I guess the most important lesson we’ve learned in the past six weeks is that theory goes out the window when you actually set out to build a network.  We didn’t want to become another ScienceBlogs, or another Discover Blogs, for that matter.  So we finally said screw it and did our own thing.  We set out to create our own niche network.

Right out of the gates, we decided that we won’t have any advertisements on our blog network.  None.  Not even PLoS ads.  We may change these elements in the future, but for now, both PLoS and our “ploggers” feel that this is an appropriate approach for a blog network run by a non-for-profit organization such as ours.

We also wanted all of our content to be open-access under a CCAL license.  Our bloggers would be granted full editorial control of their site, and wouldn’t be required to meet any sort of minimum posting requirement each month.  We decided that the only way PLoS would interfere with content was by setting some very liberal community guidelines upfront,  but we’d hold our bloggers and users to the exact same standards.

In the spirit of openness, we wanted to find new and interesting ways for blogging networks to work together.  To prove this, we are going to prominently feature content from other networks and media outlets on our Blog home page.  Look to the right-hand side of the screen, and you’ll see featured content from recognized media outlets (Ars Technica, Scientific American, and Wired).

We also wanted to promote the use of ‘best’ standards for science blogging.  And although we wouldn’t tell our bloggers what to write, we would encourage them to make use of services like researchblogging.org, as well as referencing DOIs whenever discussing research articles, which would also allow their content to figure into other PLoS products, such as article-level metrics.

We would aim to recruit bloggers whose interests align with what PLoS publishes.  To say PLoS journals cover an extremely broad range of topics is an understatement.  Just take a gander through the PLoS ONE table of contents if you don’t believe me.  Knowing we wanted to launch with a small and nimble network, we spent a great deal of time researching and recruiting top bloggers who were as diverse as our publishing focus.  We enlisted the help of blogger extraordinaire, Bora Zivkovic, to guide our choices.  But we didn’t stop there.  We also wanted to shake things up a bit by placing an equal mix of practicing scientists and writing pros side-by-side within a well-supported network.  And we’d require – yes, require – people to have fun.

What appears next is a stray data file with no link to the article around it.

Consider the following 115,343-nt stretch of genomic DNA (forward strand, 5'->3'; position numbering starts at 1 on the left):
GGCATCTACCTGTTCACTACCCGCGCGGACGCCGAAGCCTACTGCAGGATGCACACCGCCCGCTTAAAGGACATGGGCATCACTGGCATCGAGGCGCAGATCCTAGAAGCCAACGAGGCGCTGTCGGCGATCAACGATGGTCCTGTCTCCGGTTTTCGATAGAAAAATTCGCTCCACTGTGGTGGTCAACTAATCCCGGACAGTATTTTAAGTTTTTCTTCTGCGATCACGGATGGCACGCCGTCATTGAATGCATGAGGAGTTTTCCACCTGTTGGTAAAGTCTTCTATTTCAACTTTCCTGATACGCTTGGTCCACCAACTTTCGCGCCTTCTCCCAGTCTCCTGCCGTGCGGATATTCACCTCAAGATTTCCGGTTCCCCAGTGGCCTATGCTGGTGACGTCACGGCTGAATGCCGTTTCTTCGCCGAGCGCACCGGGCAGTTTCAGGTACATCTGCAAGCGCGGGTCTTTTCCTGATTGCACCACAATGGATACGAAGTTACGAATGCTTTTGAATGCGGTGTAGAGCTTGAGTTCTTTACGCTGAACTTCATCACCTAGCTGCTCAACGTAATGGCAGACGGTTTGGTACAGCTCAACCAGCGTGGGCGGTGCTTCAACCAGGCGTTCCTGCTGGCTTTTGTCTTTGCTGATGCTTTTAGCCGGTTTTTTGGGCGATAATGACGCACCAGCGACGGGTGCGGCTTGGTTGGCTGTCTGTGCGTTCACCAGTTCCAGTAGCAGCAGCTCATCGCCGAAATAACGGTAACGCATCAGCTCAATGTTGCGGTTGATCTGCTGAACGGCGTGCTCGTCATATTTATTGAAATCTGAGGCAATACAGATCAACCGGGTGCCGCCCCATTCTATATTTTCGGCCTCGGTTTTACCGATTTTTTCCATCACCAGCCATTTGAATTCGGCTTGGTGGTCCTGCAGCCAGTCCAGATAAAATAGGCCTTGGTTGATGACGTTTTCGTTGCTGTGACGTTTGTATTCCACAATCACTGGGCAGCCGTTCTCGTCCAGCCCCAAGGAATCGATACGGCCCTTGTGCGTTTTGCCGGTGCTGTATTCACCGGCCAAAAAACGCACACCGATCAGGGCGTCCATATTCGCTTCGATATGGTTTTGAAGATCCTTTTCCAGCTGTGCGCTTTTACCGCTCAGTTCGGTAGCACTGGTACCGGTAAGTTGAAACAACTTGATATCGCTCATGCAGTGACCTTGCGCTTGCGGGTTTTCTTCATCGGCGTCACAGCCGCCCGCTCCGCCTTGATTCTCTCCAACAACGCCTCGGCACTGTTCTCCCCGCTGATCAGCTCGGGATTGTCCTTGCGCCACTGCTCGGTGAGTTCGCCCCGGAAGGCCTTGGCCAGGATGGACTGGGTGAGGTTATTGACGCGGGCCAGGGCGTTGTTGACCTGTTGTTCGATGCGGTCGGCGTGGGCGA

With a great community at its back, our crew would be poised to tackle diverse issues in science and medicine and cite examples where our lives and culture overlap with the lab.  If our idea worked, we’d have a real chance at taking science communication in a whole new direction.

And with that, we finally felt we had distinguished ourselves from what had been done in the past.  As we patted ourselves on the back for a job well done, one rather large question remained.  Would bloggers buy into it?  Would we be able to recruit the people we wanted?  Gulp.

As we started nervously dialing our way down a very short list of people we felt were best aligned with what we were trying to do, our fears subsided.  Those we spoke to instantly acknowledged that this mash-up of experts was in fact something unique. They understood that diversity makes us all smarter.  Our network would allow these scientists and journalists – who typically live in their own little petri dishes – to cross pollinate.  Our bloggers felt this experience would simply make them better.

On our network, you’ll find an exciting mix of award-winning journalists and prolific researchers.  You’ll find people reporting breaking news and dissecting scientific studies.  You’ll meet bloggers whose previous homes were stretched across the blogosphere.

We know we’ve assembled a top-notch core of bloggers.  So much so that their bios deserve their very own page on our site.  But we aren’t above name-dropping either (listed in blog name alphabetical order):

Body Politic: hosted by Melinda Wenner Moyer

Genomeboy: hosted by Misha Angrist

Gobbledygook: hosted by Martin Fenner

Neurotribes: hosted by Steve Silberman

Neuroanthropology: hosted by Daniel Lende & Greg Downey

Obesity Panacea: hosted by Peter Janiszewski & Travis Saunders

Speakeasy Science: hosted by Deborah Blum

Take As Directed: hosted by David Kroll

The Gleaming Retort: hosted by John Rennie

The Language of Bad Physics: hosted by Sarah Kavassalis

Wonderland: hosted by Emily Anthes

On behalf of the entire PLoS family – both staff and our new blogger pals – we welcome you to PLoS Blogs.  We’ve all anxiously awaited the launch date, and are thrilled to have you join us.

follow me on Twitter: @bmossop